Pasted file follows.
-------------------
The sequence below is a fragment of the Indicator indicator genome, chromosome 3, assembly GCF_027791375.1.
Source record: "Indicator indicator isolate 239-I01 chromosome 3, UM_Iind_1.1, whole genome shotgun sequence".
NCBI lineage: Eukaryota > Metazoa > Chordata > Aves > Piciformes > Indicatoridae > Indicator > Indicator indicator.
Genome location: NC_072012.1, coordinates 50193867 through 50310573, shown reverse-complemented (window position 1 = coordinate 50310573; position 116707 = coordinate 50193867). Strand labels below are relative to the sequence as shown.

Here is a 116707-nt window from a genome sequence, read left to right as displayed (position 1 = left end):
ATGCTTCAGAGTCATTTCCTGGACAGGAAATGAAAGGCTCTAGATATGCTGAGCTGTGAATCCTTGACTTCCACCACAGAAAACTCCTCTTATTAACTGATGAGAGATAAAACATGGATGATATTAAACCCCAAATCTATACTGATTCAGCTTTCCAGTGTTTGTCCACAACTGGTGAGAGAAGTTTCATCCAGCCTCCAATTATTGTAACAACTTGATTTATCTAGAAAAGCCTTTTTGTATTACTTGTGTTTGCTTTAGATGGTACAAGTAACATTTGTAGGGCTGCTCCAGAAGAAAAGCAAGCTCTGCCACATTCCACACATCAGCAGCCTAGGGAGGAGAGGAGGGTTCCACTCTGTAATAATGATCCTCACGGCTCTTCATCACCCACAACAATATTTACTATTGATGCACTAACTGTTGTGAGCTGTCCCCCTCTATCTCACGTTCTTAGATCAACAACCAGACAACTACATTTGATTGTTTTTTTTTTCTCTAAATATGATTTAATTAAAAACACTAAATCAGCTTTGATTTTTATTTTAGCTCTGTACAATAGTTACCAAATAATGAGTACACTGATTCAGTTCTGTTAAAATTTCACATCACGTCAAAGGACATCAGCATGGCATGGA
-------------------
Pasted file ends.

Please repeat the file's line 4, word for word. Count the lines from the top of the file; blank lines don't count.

Genome location: NC_072012.1, coordinates 50193867 through 50310573, shown reverse-complemented (window position 1 = coordinate 50310573; position 116707 = coordinate 50193867). Strand labels below are relative to the sequence as shown.